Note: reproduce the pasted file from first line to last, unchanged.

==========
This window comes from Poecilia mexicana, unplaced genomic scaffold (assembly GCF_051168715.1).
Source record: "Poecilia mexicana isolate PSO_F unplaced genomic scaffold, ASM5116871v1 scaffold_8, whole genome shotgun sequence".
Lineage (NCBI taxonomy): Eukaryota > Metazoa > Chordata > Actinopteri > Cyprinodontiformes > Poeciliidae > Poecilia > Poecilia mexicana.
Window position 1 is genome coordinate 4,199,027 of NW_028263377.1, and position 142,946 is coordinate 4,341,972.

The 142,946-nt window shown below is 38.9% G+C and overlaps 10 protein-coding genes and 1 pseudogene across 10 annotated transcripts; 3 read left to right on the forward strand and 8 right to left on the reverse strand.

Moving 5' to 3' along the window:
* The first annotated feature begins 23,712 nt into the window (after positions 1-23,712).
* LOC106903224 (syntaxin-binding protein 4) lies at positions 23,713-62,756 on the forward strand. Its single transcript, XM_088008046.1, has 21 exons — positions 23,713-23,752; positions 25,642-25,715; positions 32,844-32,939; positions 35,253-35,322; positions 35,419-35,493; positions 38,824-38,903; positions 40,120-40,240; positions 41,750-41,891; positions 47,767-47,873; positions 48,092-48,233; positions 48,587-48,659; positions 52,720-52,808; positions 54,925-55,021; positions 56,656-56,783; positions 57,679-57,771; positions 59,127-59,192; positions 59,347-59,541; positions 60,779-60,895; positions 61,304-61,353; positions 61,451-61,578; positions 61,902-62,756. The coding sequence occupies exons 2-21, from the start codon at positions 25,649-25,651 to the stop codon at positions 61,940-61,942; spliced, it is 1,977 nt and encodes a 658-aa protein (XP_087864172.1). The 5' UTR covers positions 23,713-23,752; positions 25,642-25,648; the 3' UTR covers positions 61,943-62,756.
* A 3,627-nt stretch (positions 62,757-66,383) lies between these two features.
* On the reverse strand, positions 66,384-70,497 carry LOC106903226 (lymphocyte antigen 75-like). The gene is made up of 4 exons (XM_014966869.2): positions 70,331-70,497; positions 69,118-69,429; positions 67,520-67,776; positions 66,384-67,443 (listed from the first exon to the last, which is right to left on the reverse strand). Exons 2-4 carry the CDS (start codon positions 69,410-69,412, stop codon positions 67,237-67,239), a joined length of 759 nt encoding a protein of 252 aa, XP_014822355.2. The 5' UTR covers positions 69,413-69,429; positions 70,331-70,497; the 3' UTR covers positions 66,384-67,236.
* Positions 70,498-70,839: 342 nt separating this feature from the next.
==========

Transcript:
This window comes from Poecilia mexicana, unplaced genomic scaffold (assembly GCF_051168715.1).
Source record: "Poecilia mexicana isolate PSO_F unplaced genomic scaffold, ASM5116871v1 scaffold_8, whole genome shotgun sequence".
Lineage (NCBI taxonomy): Eukaryota > Metazoa > Chordata > Actinopteri > Cyprinodontiformes > Poeciliidae > Poecilia > Poecilia mexicana.
Window position 1 is genome coordinate 4,199,027 of NW_028263377.1, and position 142,946 is coordinate 4,341,972.

The 142,946-nt window shown below is 38.9% G+C and overlaps 10 protein-coding genes and 1 pseudogene across 10 annotated transcripts; 3 read left to right on the forward strand and 8 right to left on the reverse strand.

Moving 5' to 3' along the window:
* The first annotated feature begins 23,712 nt into the window (after positions 1-23,712).
* LOC106903224 (syntaxin-binding protein 4) lies at positions 23,713-62,756 on the forward strand. Its single transcript, XM_088008046.1, has 21 exons — positions 23,713-23,752; positions 25,642-25,715; positions 32,844-32,939; positions 35,253-35,322; positions 35,419-35,493; positions 38,824-38,903; positions 40,120-40,240; positions 41,750-41,891; positions 47,767-47,873; positions 48,092-48,233; positions 48,587-48,659; positions 52,720-52,808; positions 54,925-55,021; positions 56,656-56,783; positions 57,679-57,771; positions 59,127-59,192; positions 59,347-59,541; positions 60,779-60,895; positions 61,304-61,353; positions 61,451-61,578; positions 61,902-62,756. The coding sequence occupies exons 2-21, from the start codon at positions 25,649-25,651 to the stop codon at positions 61,940-61,942; spliced, it is 1,977 nt and encodes a 658-aa protein (XP_087864172.1). The 5' UTR covers positions 23,713-23,752; positions 25,642-25,648; the 3' UTR covers positions 61,943-62,756.
* A 3,627-nt stretch (positions 62,757-66,383) lies between these two features.
* On the reverse strand, positions 66,384-70,497 carry LOC106903226 (lymphocyte antigen 75-like). The gene is made up of 4 exons (XM_014966869.2): positions 70,331-70,497; positions 69,118-69,429; positions 67,520-67,776; positions 66,384-67,443 (listed from the first exon to the last, which is right to left on the reverse strand). Exons 2-4 carry the CDS (start codon positions 69,410-69,412, stop codon positions 67,237-67,239), a joined length of 759 nt encoding a protein of 252 aa, XP_014822355.2. The 5' UTR covers positions 69,413-69,429; positions 70,331-70,497; the 3' UTR covers positions 66,384-67,236.
* Positions 70,498-70,839: 342 nt separating this feature from the next.